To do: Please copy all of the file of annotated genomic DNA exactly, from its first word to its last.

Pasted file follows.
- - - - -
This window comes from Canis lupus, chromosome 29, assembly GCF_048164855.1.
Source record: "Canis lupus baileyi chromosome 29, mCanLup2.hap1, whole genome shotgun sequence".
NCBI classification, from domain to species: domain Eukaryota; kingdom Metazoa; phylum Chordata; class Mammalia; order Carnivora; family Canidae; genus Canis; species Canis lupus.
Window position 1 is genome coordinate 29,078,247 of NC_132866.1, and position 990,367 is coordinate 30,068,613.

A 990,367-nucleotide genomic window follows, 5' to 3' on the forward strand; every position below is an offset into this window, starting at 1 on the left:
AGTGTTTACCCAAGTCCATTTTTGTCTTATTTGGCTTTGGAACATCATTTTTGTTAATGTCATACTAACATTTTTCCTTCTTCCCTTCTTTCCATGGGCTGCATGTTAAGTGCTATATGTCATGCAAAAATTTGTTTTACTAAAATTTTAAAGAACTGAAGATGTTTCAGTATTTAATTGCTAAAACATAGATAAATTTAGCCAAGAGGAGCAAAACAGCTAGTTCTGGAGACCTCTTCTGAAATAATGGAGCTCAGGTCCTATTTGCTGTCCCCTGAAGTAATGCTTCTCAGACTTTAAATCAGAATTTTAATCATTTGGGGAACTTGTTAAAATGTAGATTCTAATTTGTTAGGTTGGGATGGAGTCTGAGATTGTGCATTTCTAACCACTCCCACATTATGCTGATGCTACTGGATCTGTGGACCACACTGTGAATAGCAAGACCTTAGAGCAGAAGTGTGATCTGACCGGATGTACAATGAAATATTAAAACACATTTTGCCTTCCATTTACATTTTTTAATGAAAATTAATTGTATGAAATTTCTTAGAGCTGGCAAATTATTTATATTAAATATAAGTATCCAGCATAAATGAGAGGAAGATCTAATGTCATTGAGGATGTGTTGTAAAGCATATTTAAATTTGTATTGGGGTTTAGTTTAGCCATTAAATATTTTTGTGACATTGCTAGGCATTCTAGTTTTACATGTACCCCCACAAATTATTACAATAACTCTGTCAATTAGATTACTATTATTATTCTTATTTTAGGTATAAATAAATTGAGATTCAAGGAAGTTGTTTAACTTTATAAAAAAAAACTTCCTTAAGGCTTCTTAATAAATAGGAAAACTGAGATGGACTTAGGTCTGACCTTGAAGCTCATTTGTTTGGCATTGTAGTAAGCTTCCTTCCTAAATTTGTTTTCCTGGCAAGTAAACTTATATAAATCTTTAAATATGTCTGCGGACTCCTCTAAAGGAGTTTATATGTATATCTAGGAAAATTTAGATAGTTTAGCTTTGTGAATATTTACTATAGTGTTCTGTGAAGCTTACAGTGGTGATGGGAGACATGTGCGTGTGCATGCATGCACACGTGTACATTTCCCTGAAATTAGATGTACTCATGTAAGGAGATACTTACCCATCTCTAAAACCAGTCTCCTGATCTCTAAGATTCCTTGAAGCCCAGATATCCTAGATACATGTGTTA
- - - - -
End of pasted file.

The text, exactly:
This window comes from Canis lupus, chromosome 29, assembly GCF_048164855.1.
Source record: "Canis lupus baileyi chromosome 29, mCanLup2.hap1, whole genome shotgun sequence".
NCBI classification, from domain to species: domain Eukaryota; kingdom Metazoa; phylum Chordata; class Mammalia; order Carnivora; family Canidae; genus Canis; species Canis lupus.
Window position 1 is genome coordinate 29,078,247 of NC_132866.1, and position 990,367 is coordinate 30,068,613.

A 990,367-nucleotide genomic window follows, 5' to 3' on the forward strand; every position below is an offset into this window, starting at 1 on the left:
AGTGTTTACCCAAGTCCATTTTTGTCTTATTTGGCTTTGGAACATCATTTTTGTTAATGTCATACTAACATTTTTCCTTCTTCCCTTCTTTCCATGGGCTGCATGTTAAGTGCTATATGTCATGCAAAAATTTGTTTTACTAAAATTTTAAAGAACTGAAGATGTTTCAGTATTTAATTGCTAAAACATAGATAAATTTAGCCAAGAGGAGCAAAACAGCTAGTTCTGGAGACCTCTTCTGAAATAATGGAGCTCAGGTCCTATTTGCTGTCCCCTGAAGTAATGCTTCTCAGACTTTAAATCAGAATTTTAATCATTTGGGGAACTTGTTAAAATGTAGATTCTAATTTGTTAGGTTGGGATGGAGTCTGAGATTGTGCATTTCTAACCACTCCCACATTATGCTGATGCTACTGGATCTGTGGACCACACTGTGAATAGCAAGACCTTAGAGCAGAAGTGTGATCTGACCGGATGTACAATGAAATATTAAAACACATTTTGCCTTCCATTTACATTTTTTAATGAAAATTAATTGTATGAAATTTCTTAGAGCTGGCAAATTATTTATATTAAATATAAGTATCCAGCATAAATGAGAGGAAGATCTAATGTCATTGAGGATGTGTTGTAAAGCATATTTAAATTTGTATTGGGGTTTAGTTTAGCCATTAAATATTTTTGTGACATTGCTAGGCATTCTAGTTTTACATGTACCCCCACAAATTATTACAATAACTCTGTCAATTAGATTACTATTATTATTCTTATTTTAGGTATAAATAAATTGAGATTCAAGGAAGTTGTTTAACTTTATAAAAAAAAACTTCCTTAAGGCTTCTTAATAAATAGGAAAACTGAGATGGACTTAGGTCTGACCTTGAAGCTCATTTGTTTGGCATTGTAGTAAGCTTCCTTCCTAAATTTGTTTTCCTGGCAAGTAAACTTATATAAATCTTTAAATATGTCTGCGGACTCCTCTAAAGGAGTTTATATGTATATCTAGGAAAATTTAGATAGTTTAGCTTTGTGAATATTTACTATAGTGTTCTGTGAAGCTTACAGTGGTGATGGGAGACATGTGCGTGTGCATGCATGCACACGTGTACATTTCCCTGAAATTAGATGTACTCATGTAAGGAGATACTTACCCATCTCTAAAACCAGTCTCCTGATCTCTAAGATTCCTTGAAGCCCAGATATCCTAGATACATGTGTTA